CBS' Sunday Morning had an editorial segment on the pitfalls of multi-tasking; scientific information that it has altered the human brain, requiring (my interpretation) more and greater distraction and stimulation of busy nothingness. For one who, in my best moments, may be said to task this is not breaking news.
Driving and talking on the phone seems like folly on four wheels. I used to work with my color pencils as I talked on the house phone; I no longer do that, for both activities got too little of me. I am unable to turn away from a heating pan to find something in the drawer without the pan's contents boiling over. I can watch clouds - or just the sky, bare of ornament - for lengths of time that make me blush. I have evolved into the champion of my childhood picture book, Ferdinand the Bull. My wish is to smell the flowers, in a literal or figurative sense, and keep the agenda as simple as possible.
The first odious thing about multi-tasking is the phrase. Is it so difficult to say, "I'm having to do several things at once"? It feels like a robot language; we've programmed the glombot to multi-task...could it be one of the aps? Yes, I have a cell phone. Our house may have been the last in California to relinquish its analog models...we couldn't even get a signal in our carport. We talk, we text, and I (can't speak for anyone else) type out my complete words on the phone keypad, paying attention and sometimes hitting the wrong key, sending a message before its time and receiving "???????????????" in response.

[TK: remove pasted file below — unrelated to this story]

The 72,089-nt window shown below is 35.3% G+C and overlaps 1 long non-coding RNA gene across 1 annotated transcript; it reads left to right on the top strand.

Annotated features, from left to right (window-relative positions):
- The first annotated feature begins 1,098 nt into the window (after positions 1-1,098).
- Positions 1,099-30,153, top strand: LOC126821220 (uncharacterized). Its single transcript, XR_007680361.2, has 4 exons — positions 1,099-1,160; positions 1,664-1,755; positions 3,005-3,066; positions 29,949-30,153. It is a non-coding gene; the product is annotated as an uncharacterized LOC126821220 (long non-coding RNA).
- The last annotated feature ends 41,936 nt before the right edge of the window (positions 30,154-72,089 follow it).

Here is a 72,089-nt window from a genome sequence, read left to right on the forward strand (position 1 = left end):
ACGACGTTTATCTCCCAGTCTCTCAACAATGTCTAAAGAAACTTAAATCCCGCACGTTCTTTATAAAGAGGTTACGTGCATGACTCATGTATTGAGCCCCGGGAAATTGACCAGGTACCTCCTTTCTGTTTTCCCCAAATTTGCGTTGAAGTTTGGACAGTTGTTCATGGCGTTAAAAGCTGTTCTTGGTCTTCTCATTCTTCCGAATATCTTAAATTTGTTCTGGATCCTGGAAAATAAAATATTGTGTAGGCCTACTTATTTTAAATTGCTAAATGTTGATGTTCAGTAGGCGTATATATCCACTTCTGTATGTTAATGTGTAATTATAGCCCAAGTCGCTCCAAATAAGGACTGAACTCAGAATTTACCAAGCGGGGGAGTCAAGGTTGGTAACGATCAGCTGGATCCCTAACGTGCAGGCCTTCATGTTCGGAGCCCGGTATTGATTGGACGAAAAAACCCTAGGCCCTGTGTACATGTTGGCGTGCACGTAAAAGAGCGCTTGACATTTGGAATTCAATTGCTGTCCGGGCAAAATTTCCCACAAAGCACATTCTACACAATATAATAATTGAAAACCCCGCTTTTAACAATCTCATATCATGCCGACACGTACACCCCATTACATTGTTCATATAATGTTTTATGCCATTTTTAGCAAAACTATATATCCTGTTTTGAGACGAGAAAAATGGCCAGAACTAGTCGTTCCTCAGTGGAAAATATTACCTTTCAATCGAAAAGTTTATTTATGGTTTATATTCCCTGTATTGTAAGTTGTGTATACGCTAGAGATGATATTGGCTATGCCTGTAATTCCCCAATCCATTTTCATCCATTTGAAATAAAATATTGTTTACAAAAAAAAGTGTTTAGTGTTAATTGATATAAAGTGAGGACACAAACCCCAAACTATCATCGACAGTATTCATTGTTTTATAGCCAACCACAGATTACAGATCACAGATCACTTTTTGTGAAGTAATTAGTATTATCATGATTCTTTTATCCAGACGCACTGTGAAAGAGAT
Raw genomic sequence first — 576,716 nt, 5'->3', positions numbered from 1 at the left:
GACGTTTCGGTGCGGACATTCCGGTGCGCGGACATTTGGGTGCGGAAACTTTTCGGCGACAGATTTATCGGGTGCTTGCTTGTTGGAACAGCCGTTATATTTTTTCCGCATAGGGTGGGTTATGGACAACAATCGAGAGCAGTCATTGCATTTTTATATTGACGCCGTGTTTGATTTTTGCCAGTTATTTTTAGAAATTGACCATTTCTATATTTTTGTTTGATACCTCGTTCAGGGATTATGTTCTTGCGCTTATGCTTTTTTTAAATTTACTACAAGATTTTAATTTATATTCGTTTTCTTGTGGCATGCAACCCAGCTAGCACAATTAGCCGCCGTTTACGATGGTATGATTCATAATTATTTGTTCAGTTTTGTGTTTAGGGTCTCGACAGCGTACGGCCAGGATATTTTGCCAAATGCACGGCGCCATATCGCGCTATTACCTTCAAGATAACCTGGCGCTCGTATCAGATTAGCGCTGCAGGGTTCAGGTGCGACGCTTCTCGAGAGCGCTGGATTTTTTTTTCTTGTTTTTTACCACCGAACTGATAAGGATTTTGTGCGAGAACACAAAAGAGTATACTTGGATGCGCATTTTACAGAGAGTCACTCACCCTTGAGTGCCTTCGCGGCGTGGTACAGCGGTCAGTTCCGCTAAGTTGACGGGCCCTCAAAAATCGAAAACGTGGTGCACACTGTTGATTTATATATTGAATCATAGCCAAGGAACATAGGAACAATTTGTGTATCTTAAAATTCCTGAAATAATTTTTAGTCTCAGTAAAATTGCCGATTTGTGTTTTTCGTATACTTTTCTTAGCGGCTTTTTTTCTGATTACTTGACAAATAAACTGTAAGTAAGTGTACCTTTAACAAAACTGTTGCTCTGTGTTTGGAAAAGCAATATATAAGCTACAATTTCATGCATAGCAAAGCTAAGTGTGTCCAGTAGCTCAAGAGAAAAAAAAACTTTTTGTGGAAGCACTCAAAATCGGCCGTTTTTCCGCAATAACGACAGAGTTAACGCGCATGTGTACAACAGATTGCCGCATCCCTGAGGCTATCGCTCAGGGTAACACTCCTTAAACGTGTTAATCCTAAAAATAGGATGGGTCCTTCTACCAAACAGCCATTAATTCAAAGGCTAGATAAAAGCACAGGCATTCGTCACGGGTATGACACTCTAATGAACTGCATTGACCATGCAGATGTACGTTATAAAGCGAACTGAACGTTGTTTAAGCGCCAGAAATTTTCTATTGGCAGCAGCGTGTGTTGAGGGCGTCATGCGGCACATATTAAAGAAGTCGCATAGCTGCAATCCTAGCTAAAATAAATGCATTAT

Doing something which requires time also deserves attention, whether it is my first choice of activity or not. When our task is one which fulfills us, why would we want to diminish the pleasure by doing something less appealing at the same moment? My suspicion that we are on the brink of irreversible overload makes me protective of what cells or neuropathways or functions remain. What stresses the mind also stresses the body, which should be reason enough to reconsider.
We have been fed a lot of baloney in our lives. Multi-tasking is not a virtue; it is a way of cheapening, dulling and diluting our experiences. Please, sit down and watch the movie, do the crossword, listen to the friend who has called, or call back when you can be present. Stop what you're doing when someone comes home at the end of the day and wants your attention.
When resources are diminished, it may be all that we are able to give is our time. That may be what is needed most. One thing at a time, whether for ourselves or another. One thing at a time.